Playing an active role in our local communities is a long-standing Southern Jewish tradition. Our community, Temple Israel in Columbus, Georgia, wanted to do even more with community engagement—so we reached out to Malkie Schwartz at the ISJL. With that help and guidance, our Community Engagement committee has been able to build an amazing relationship with the students and staff of Rothschild Leadership Academy (RLA), a local public middle school that serves students in 6th-8th grade.
During the summer, the committee approached Dr. Mike Forte, the Principal of Rothschild Leadership Academy and asked this critical community engagement question: What do you need?
Dr. Forte responded: “Help the kids read.”
And so began our community’s implementation of the ISJL’s literacy program Read, Lead, Succeed.
Read, Lead, Succeed is a program first piloted in Jackson, Mississippi. We’re excited to now be piloting it here in Columbus, Georgia. Read, Lead, Succeed uses I See Sam phonetics based reading materials. The I See Sam curriculum was designed to help young elementary school students so we’ve modified the program to better fit the needs of 6th graders. For example, our students read individually for privacy as well as personalized instruction. Additionally, we have added an “attitude assessment” that students take when they first begin the program and after completing other predesignated milestones. The program deftly integrates learning with a positive environment that fosters relationships and a love of reading.
Many of our volunteer team members were concerned the I See Sam system was too simple for the students. We quickly learned that there are many students who read below grade level and this program helped address gaps in their reading abilities. It comes down to that same question: What do you need? This program, and the system behind it, is filling a need.
Our Community Engagement Committee members have been personally impacted by this program. I asked some of them to share their thoughts and reflections:
“The success of Read, Lead, Succeed at Rothschild Leadership Academy is a marvelous manifestation of the trust we forged by listening. We listened to Dr. Forte describe the needs at his school. We listened to his priorities. After the commitment and excellence we showed through the gardening project, he and his staff were receptive to our suggestion to help in a deeper way.” – Mark Rice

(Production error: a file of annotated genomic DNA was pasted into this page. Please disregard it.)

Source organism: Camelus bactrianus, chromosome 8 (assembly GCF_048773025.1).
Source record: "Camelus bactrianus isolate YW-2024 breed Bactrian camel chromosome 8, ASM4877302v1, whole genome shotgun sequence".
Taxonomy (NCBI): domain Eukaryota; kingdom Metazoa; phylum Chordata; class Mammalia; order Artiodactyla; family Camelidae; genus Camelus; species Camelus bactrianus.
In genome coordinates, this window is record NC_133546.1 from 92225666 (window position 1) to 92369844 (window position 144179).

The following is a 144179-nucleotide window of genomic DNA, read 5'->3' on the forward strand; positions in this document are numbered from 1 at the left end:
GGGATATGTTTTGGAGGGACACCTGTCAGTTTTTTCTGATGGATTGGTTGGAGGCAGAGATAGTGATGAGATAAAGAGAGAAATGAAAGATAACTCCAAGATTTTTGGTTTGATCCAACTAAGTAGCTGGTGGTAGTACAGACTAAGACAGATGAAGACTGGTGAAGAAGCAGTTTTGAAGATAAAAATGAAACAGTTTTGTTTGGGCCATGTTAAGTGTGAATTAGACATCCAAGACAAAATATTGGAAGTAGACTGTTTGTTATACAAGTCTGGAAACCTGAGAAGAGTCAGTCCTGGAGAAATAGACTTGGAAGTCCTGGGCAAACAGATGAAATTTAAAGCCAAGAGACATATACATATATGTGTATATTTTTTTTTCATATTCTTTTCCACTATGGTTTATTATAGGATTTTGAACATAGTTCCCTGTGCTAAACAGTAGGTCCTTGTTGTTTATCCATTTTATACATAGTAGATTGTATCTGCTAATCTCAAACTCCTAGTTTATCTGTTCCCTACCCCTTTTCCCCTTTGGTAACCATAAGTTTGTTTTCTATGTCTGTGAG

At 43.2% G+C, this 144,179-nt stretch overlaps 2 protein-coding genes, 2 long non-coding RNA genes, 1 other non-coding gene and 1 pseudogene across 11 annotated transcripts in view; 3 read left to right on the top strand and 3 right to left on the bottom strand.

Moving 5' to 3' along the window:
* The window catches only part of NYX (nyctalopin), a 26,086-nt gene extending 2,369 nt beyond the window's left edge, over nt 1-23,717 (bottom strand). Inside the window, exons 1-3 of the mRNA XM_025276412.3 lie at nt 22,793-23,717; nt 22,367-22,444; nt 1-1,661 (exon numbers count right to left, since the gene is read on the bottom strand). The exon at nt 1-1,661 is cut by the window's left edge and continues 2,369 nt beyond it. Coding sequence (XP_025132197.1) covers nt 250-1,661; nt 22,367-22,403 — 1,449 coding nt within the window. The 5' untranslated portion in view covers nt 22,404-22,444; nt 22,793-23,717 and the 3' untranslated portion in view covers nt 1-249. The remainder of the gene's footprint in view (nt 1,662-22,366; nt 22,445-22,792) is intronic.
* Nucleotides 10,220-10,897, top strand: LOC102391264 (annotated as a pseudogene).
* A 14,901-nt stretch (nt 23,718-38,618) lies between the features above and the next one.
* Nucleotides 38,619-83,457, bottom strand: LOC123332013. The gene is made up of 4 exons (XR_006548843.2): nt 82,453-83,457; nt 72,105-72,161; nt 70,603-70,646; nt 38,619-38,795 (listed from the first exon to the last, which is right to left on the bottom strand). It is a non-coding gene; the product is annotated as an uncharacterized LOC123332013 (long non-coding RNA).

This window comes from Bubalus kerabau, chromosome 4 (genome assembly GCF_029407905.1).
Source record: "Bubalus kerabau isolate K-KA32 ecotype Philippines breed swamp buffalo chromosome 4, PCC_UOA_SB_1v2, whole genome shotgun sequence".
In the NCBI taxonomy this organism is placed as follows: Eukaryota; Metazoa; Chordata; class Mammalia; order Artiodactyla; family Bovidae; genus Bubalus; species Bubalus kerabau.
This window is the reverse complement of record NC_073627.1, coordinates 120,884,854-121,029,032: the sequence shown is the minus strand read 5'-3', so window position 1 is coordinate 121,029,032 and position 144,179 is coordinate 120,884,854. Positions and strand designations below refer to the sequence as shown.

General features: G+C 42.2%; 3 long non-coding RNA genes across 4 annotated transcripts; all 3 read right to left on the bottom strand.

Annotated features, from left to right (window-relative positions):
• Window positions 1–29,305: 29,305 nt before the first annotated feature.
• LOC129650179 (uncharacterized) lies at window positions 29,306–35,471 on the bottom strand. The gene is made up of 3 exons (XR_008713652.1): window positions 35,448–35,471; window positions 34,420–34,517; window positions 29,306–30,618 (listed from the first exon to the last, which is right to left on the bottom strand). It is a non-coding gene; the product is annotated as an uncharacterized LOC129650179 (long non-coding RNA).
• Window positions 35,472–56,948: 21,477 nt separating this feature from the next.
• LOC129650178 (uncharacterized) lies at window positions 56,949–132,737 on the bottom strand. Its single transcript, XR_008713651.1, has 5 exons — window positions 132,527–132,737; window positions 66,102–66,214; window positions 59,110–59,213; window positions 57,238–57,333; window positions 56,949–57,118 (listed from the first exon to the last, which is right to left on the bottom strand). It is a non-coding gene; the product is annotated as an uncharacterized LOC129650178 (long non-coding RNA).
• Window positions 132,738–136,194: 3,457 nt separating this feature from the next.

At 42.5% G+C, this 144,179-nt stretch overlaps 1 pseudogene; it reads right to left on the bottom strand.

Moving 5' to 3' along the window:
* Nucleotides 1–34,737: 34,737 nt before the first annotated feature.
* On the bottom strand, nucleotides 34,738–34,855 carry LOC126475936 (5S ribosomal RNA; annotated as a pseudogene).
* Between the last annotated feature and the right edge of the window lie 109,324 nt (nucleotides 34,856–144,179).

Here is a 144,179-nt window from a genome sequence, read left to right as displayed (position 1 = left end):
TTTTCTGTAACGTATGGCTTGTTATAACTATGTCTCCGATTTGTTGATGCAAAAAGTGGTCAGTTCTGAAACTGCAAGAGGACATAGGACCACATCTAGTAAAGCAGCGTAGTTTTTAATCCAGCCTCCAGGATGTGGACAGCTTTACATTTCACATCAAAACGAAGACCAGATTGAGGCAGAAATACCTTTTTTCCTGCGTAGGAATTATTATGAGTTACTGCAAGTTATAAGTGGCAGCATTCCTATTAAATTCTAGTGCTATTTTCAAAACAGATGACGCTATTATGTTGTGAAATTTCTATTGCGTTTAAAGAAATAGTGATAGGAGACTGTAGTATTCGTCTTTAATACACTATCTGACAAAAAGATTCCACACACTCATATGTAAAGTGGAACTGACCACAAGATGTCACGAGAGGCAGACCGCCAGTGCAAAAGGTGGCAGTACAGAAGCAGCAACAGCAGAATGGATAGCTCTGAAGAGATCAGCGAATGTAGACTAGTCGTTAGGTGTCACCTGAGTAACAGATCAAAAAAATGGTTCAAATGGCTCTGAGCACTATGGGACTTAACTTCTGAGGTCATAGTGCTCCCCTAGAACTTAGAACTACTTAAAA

“Initially, I was concerned that the books would be too easy for them … I was surprised to see that in fact, they were the level they were reading at. My heart went out to them. Their improvement and eagerness to learn each week motivated me even more. I am so proud of them and I know they will continue to improve. The need for someone to spend time with them reading is vital. The programs straightforward approach was very helpful.” – Suzanne Reed Fine
In the future, the Community Engagement Committee of Columbus, Georgia hopes to expand Read, Lead, Succeed by adding volunteers and students to the program at RLA. We also envision launching the program in the elementary schools that feed into RLA. We believe that preventing students from falling behind in elementary school will lead to greater success in middle school and beyond. We are proud for our Southern Jewish congregation to continue playing our part, working in our community and helping meet the needs that are right here at home.
Today’s guest post is from our friend (and one of our favorite scholars!) Dr. Joel M. Hoffman. Last year, we shared a piece from Michele Schipper about why her Jewish family celebrates Halloween. This year, we asked Joel for his scholarly insights on the holiday, its history, and whether or not celebrating Halloween conflicts with Jewish identity. Turns out, he had already written a good deal on the subject on his own blog, and was generous enough to let us share some of it here, too. You can learn more about Joel and his work on his website. Enjoy this not-so-scary Halloween treat!
When I was 11 years old, a grumpy Israeli teacher told me that good Jews don’t dress up for Halloween because it’s a Christian holiday when Christians persecuted Jews.
He couldn’t have been more wrong.
First of all, Halloween began as a Pagan holiday, not Christian. The Celtic Pagan year was divided into two halves. The first half, roughly from spring to fall, was for the world of light, and the second half was for the world of darkness. Holidays marked the transitions from each half to the other.
In spring, Beltane celebrated the spiritual beginning of light-filled summer days and the life-giving force of the sun.
By contrast, Samhain (pronounced “sow-an”), the precursor to Halloween, fell on November 1 and represented summer’s end, winter nights, and, in general, darkness. As is typical of gateways and transitions (which are known technically as “liminal” times), Samhain was regarded with suspicion and even reverence. It was seen as a bridge between two opposite worlds: the human world of light and good on one hand, and the netherworld of darkness and evil on the other. Samhain was the time when the inhabitants of the latter might cross over to the former.
The custom of masks and costumes probably comes from the holiday’s general celebratory character. Some people may have dressed up specifically as ghouls to chase away the real evil powers, perhaps hoping that the denizens of the netherworld would try to distribute themselves evenly, and, seeing an abundance in one place, would go elsewhere. Or they may have thought that even the goblins were afraid of other goblins.